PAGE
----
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Chapter 27: Life Formed by the Modes of Christian Response

Question E: Does the Christian conscience demand perfection?

1. Vatican II teaches that every Christian is called to the perfection possible in this life (see LG 40–42). This perfection is holiness, and charity is its heart: “The Lord Jesus, the divine Teacher and Model of all perfection, preached holiness of life to each and every one of his disciples, regardless of their situation: ‘You therefore are to be perfect, even as your heavenly Father is perfect’ (Mt 5.48). He himself stands as the Author and Finisher of this holiness of life. For he sent the Holy Spirit upon all men that he might inspire them from within to love God with their whole heart and their whole soul, with all their mind and all their strength (cf. Mk 12.30) and that they might love one another as Christ loved them (cf. Jn 13.34; 15.12)” (LG 40). The Christian conscience demands that one live according to the calling one has received (see Eph 4.1). Therefore, the Christian conscience demands perfection.

2. Charity is the heart of Christian perfection, but it does not constitute perfection by itself. One must grow in charity (see S.t., 2–2, q. 24, aa. 4–8; q. 184, a. 3, ad 3). This happens when charity is bodied out by prayer, the sacraments, and a morally good life shaped by these principles.

3. Holiness cannot be separated from love of neighbor; one can only find oneself by giving oneself (see GS 24). Because love is the law of human perfection, love demands the transformation of this world (see GS 38). Thus, Christian perfection requires that this world be built up by fruitful activity (see GS 34). Moreover, this activity cannot be limited to the promotion of religion. It must include cultivation of the many human goods, for here and now we “make ready the material of the celestial realm” (GS 38).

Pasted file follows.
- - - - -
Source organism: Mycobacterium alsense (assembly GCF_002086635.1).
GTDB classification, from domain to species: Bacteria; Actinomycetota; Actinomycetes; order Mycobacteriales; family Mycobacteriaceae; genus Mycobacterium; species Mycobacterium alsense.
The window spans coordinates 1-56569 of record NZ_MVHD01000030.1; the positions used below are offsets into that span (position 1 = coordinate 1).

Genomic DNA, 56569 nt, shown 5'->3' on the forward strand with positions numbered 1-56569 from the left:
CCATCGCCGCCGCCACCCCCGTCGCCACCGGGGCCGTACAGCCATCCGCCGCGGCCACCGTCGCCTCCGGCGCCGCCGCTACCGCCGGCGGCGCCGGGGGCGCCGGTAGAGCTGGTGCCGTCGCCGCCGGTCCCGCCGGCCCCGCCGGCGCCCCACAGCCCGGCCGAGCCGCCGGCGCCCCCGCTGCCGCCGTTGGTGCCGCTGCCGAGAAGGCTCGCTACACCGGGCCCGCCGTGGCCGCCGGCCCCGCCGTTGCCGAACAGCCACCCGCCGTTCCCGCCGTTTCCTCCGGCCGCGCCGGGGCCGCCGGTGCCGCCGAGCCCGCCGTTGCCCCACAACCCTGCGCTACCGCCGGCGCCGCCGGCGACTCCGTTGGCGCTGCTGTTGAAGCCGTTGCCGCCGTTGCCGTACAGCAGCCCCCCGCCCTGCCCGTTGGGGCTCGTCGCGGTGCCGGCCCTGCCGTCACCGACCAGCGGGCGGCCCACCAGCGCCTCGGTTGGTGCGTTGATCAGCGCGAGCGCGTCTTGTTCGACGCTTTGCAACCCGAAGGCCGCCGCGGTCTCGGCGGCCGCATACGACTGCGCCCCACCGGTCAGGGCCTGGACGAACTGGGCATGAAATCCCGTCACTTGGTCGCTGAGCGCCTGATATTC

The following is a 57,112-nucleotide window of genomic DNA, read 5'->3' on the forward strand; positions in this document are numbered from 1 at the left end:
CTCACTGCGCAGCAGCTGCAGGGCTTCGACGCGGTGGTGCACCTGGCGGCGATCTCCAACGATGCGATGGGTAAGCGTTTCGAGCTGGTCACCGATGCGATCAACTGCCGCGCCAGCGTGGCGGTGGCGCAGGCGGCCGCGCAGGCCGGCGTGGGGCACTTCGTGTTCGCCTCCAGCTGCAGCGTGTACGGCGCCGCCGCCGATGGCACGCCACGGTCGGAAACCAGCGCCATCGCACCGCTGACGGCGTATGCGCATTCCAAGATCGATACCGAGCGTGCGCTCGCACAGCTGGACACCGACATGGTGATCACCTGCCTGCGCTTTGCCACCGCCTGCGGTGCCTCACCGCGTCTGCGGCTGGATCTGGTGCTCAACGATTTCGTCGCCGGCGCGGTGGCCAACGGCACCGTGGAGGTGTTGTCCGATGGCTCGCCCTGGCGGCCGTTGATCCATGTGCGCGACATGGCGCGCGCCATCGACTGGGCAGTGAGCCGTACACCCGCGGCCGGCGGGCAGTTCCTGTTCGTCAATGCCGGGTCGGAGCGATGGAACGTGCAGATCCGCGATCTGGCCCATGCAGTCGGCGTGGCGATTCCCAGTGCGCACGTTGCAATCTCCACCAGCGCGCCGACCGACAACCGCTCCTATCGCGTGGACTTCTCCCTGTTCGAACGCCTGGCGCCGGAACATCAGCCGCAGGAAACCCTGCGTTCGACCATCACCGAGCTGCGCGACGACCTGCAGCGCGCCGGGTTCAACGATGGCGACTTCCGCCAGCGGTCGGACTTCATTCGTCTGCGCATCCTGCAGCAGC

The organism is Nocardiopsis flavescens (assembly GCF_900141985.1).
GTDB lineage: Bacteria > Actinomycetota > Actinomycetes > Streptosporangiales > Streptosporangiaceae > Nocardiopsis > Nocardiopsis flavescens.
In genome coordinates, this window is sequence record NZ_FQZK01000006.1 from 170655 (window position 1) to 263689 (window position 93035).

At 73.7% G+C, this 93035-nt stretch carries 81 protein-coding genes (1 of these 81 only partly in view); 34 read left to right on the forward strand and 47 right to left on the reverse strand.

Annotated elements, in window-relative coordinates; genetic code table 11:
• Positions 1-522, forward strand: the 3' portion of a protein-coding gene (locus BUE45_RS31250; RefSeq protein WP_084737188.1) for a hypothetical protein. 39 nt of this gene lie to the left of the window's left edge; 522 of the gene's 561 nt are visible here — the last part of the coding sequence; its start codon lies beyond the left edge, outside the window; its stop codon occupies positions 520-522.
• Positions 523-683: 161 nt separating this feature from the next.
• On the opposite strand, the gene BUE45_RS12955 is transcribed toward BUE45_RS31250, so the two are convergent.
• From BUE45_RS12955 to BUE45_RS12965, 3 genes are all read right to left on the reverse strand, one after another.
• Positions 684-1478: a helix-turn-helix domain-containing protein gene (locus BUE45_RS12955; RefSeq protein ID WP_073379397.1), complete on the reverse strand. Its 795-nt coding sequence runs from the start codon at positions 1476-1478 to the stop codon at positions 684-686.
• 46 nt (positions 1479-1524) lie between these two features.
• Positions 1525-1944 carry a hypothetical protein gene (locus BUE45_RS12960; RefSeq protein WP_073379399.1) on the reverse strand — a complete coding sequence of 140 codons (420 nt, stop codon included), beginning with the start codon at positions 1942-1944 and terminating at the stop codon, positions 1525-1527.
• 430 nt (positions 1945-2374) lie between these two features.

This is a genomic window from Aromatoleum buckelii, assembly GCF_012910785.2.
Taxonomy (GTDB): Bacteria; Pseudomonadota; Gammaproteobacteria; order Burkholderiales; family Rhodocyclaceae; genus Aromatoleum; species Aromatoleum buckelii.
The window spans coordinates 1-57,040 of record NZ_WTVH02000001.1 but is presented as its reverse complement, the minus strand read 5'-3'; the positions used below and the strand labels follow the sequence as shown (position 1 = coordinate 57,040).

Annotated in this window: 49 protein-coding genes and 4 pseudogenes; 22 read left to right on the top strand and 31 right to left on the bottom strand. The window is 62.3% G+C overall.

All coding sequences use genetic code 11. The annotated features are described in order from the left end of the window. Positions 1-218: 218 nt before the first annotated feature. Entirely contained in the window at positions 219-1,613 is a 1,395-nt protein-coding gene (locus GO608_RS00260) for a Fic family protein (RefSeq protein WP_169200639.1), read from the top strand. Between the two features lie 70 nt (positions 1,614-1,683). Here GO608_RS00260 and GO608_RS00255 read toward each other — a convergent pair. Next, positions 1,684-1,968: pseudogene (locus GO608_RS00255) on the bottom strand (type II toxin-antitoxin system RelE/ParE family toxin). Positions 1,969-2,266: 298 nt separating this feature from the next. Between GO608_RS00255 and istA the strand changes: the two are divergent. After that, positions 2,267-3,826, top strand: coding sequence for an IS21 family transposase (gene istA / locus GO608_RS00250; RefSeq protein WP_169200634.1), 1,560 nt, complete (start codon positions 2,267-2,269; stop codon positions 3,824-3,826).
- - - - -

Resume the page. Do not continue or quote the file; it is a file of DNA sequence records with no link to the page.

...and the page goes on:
The love which is at the heart of Christian life is not a mysterious something hidden in the depths of one’s inner self. Rather, it is the disposition to total fulfillment in divine and human life. Charity rules all the means of attaining holiness, because it organizes and enlivens the whole of Christian life, which is communion in divine life, and this very living and flourishing whole is holiness (see S.t., 2–2, q. 184, aa. 1, 3).

The perfection of Christian life is perfection of the whole interpersonal relationship with God, with other persons, and with the remainder of creation. God initiates a friendship with creatures; holiness is the blossoming of this friendship. In this blossoming, nothing of divine goods is held back by God, and nothing of created goods may be held back by those who love him. All one’s life, all society, everything good, beautiful, and true must be drawn into this friendship. Charity excludes no human good, but rather requires the cultivation of every good of the human person: “By this holiness a more human way of life is promoted even in this earthly society” (LG 40). The idea that the perfection to which Christians are called in this life is exclusively spiritual and religious—that holiness has little to do with the body and secular human goods—is radically mistaken. Indeed, this idea is at war with Christianity, which is centered upon the Word made flesh.